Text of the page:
- The launch – which defied international warnings – was confirmed by South Korea’s defence ministry
- The U.S. and South Korea believe the launch may be a cover for testing a long-range ballistic missile
- The UN Security Council has scheduled an emergency session for this morning to discuss the implications
00:33, 13 April 2012
03:36, 13 April 2012
North Korea last night launched a long-range rocket, sparking fear among its neighbours and the U.S.
The launch – which defied international warnings – was confirmed by South Korea’s defence ministry.
There have been reports it blew up less than two minutes after it was launched and parts crashed in the Yellow Sea off South Korea.
Lift off: North Korea has launched a long-range rocket, according to South Korea’s defence ministry
Controversial move: A North Korean soldier stands in front of the country’s Unha-3 rocket
seconds into flight, the rocket flared brightly and apparently exploded,
according to ABC News, which cited U.S. defence officials.
A South Korean Defense Ministry spokesman said the rocket – which was launched from Sohae Satellite Launching Station, near North Korea’s border with China – appeared to have ‘fallen apart’ within minutes of taking flight.
There were reports that debris from the rocket fell near the Philippines, ten minutes after launch.
North Korea claimed that the rocket will
peacefully advance its space programme by placing an observational
satellite in the earth’s orbit.
Nerve centre: North Korean technicians man computer terminals at North Korea’s space agency’s General Launch Command Center on the outskirts of Pyongyang
Hub: Experts on space science and technology and media from different countries visiting the General Satellite Control and Command Center in Pyongyang, North Korea yesterday
But the US and South Korea believe the launch may be a cover for testing a long-range ballistic missile.
this week U.S. Secretary of State Hillary Clinton declared the launch
‘will violate United Nations Security Council resolutions and put its
neighbors and region at risk.’
The UN Security Council has scheduled an emergency session for this morning to discuss the implications of the launch.
Japan and South Korea have warned that they will shoot the rocket down if it enters their territory.
On display: The Kwangmyongsong-3 satellite as it was unveiled to foreign journalists by North Korean officials
Defence: Patriot Advanced Capability-3 land-to-air missile units in Tokyo were ready to shoot down the North Korean launch if it crossed Japanese airspace
The three-stage ‘Unha-3’ rocket,
which weighs 91 tonnes breaks down in phases over the Pacific Ocean, the
remenants of the second part is due to fall close to the Philipines.
North Korea had announced it was
planning the launch of an observation satellite to celebrate Sunday’s
centennial of the birth of Kim Il Sung, the country’s late founder.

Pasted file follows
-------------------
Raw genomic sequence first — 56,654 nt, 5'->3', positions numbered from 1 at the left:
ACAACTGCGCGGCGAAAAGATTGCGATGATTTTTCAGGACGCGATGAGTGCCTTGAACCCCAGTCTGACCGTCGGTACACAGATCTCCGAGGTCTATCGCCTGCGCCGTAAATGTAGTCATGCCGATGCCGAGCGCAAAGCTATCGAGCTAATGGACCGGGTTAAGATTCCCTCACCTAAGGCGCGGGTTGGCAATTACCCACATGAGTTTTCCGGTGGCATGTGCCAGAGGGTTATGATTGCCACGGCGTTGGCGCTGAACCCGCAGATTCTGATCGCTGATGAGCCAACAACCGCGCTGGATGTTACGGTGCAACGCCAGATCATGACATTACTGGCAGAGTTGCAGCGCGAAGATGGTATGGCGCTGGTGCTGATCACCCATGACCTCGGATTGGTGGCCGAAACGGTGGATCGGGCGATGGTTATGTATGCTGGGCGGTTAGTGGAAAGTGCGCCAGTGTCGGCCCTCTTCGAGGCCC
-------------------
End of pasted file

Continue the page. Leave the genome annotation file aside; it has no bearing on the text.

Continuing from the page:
Events also include high-level
meetings where new leader Kim Jong Un has received at least three new
titles to further cement his rule.
There was no word from North Korea last night about the launch.
It has claimed that the rocket will peacefully advance its space programme.
Past: The launch of the Unha-2 rocket, in April 2009, in North Korea which Pyongyang says put the experimental communications satellite Kwangmyongsong-2 into orbit
Defense Ministry spokesman Kim
Min-seok told reporters in a nationally televised news conference that
the rocket was fired at 7:39 local time.
He said officials were trying to determine whether it was a success but provided no further details.
He declined to say how South Korea confirmed the launch in the west coast hamlet of Tongchang-ri.
The U.N. Security Council will meet
to discuss a possible response to North Korea’s rocket launch today,
said council diplomats.
Earlier this week U.S. Ambassador to
the United Nations Susan Rice said the 15-nation council should ‘respond
credibly’ to a North Korean missile launch.
Western diplomats say that the most
China, a permanent veto-wielding council member and North Korea’s
protector, would accept is a rebuke of Pyongyang.
New sanctions, they said on condition of anonymity, are out of the question.
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Fizzzzzzzzzzzzzzz Boom .
Just as in real life,the N Koreans pose more of a threat to their own people than
the rest of us,North Koreans in space?Why not try safe delivery of carrots to those in need first
To the Internationl Press in North Korea,,,the show’s over.You witnessed what you were supposed to witness…run along now.
Just watching Sky News Australia.According to an international affairs specialist in Sydney claims that the North Koreans will be even more of an outcast because US President Obama wouldn’t look good in American eyes dealing with a rogue regime so close to the elections in November.
China has also gone cold on them.
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